Bizarre tip for waitress proves bigotry remains healthy
Last week, 18-year-old Sadie Elledge waited on a strange couple.
Neither the man nor woman would look her in the eye, they just nodded their heads. After Elledge rang up their two gyros, drinks and Greek salad, they signed off on their receipt and left.
It was only after her shift at Jess’s Lunch in Harrisonburg, Virginia that she realized her tip was worse than $0. The couple had written, “We only tip citizens,” instead of a number.
It’s hilarious that the couple are both horrible and ignorant: Elledge was born in the U.S., which makes her a citizen by birth.
Honestly, how did these people expect to validate their complaint? Did they demand to see her passport? No. Are two people really trying to start another birther movement rather than giving a young lady the tip, which I’m sure she deserved, after dealing with them?
Do we really want to relive what started just before 2010 and demand everyone show us their long-form birth certificate? It was ridiculous to doubt someone’s citizenship then. It’s a million times as ridiculous now.
The Elledges are a biracial family of white, Mexican and Honduran descent. There are many of us, especially in Houston, who can relate to growing up balancing two or more cultures.
There’s nothing wrong with that, this is the new normal in the U.S. The notion of a “typical” American family is a relic — we are all different and we are all perfect in our own ways.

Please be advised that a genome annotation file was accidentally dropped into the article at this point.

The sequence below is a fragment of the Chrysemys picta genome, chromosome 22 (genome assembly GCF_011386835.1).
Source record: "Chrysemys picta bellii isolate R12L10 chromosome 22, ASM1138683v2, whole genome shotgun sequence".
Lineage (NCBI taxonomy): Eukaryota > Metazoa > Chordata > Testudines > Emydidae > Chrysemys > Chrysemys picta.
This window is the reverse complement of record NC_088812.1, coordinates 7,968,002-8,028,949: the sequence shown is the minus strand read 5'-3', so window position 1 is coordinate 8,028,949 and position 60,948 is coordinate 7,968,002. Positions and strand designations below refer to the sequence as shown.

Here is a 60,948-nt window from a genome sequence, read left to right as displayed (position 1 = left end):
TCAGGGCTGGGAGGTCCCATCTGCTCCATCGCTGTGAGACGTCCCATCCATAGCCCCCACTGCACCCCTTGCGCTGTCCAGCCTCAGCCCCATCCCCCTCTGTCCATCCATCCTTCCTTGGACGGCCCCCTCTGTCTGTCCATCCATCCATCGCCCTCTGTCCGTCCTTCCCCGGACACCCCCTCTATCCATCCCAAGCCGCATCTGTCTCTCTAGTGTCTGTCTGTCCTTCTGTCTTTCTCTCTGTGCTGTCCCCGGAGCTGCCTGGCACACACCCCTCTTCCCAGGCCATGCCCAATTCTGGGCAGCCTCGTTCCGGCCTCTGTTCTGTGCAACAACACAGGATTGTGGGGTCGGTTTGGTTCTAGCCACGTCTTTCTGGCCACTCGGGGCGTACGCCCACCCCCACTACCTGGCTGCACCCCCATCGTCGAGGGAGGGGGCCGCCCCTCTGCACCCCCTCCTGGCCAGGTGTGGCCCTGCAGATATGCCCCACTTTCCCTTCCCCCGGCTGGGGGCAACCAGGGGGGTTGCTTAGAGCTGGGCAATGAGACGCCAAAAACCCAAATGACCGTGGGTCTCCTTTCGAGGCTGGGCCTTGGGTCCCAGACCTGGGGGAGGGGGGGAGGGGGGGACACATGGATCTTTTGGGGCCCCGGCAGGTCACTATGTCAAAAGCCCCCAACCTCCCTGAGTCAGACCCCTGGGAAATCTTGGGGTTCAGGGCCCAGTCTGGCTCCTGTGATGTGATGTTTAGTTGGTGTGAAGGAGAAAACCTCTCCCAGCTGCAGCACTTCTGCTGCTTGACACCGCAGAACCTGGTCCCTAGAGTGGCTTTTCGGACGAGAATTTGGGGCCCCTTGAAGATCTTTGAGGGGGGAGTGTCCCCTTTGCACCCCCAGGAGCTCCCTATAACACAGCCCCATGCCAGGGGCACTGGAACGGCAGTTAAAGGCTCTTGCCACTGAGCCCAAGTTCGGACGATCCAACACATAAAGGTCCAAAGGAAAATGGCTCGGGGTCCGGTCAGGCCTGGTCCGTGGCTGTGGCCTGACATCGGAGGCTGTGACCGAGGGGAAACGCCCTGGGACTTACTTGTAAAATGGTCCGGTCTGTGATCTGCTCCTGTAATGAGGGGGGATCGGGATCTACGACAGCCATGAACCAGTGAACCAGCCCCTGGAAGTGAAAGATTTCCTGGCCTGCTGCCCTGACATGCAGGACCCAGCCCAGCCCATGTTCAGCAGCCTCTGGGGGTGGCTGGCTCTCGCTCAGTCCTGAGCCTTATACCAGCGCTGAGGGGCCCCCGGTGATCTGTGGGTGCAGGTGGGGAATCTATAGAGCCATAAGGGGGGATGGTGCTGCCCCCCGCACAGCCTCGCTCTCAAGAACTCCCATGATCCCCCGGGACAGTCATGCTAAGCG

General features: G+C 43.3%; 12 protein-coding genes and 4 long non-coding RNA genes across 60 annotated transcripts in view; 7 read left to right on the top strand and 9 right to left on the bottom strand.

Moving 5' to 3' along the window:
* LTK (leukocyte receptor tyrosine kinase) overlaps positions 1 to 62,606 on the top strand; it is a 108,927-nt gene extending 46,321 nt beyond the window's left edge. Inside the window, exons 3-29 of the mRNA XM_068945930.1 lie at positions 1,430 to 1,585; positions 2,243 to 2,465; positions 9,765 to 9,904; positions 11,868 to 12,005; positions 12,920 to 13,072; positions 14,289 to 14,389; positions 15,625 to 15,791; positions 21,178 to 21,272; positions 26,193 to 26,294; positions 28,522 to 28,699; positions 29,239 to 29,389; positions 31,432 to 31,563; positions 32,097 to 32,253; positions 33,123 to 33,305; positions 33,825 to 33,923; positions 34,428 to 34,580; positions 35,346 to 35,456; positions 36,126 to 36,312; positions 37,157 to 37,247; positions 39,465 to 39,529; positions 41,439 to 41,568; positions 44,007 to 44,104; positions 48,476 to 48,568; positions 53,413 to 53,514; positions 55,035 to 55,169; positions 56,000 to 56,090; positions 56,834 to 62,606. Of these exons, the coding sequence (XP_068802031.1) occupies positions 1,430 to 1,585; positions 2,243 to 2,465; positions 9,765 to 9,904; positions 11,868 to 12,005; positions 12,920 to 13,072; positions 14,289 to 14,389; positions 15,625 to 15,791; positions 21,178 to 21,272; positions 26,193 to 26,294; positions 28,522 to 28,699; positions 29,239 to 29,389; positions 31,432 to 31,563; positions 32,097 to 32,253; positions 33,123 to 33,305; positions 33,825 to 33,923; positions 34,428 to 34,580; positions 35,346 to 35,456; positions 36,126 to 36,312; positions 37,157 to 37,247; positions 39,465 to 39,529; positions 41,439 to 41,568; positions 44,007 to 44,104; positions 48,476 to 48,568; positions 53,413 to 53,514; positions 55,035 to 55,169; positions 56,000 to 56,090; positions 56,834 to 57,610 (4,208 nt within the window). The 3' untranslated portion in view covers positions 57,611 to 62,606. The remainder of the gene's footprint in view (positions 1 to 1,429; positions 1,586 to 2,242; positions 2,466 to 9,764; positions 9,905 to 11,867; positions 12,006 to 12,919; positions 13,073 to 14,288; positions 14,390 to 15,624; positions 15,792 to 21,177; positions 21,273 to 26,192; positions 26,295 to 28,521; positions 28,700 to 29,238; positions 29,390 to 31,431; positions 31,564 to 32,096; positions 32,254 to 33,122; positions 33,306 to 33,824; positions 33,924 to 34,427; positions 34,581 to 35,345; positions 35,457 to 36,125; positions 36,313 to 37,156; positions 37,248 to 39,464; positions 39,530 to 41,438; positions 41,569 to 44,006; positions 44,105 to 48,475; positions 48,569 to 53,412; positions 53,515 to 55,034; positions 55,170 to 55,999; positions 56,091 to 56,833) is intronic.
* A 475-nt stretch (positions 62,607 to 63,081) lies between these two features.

Fortunately, there are pleasant outcomes to this story. You can see one in her (white) grandfather condemning the actions of a woman — who had an accent herself — victimizing his granddaughter. There’s also the fury in her boss’ voice, who is an immigrant, when she described the couple as “cowards” and banned them from her restaurant.
Topping them all off, however, is the eloquent note from various members of the community commending her on her service, making up for the tip she never got and then some.
I am a Latina and I am also a citizen. Like Sadie, and many other people around the country, I have also been a server. But I don’t think I would’ve handled this situation so graciously.
In the fall of 2015, around 27 percent of UH students were Latino or of Hispanic origin. Sadie could have been you or me, or anyone with brown hair or brown eyes who found themselves in the wrong people at the wrong time.
I wish I could say it’s easy to forget that racism is alive and well in this country. We see it every day on the news, in the streets and even on campus.
It’s up to us to drown out the cries of the ignorant and contribute to making our society open, inclusive, and safe for all.
Opinion columnist Marialuisa Rincon is a journalism junior and can be reached at [email protected]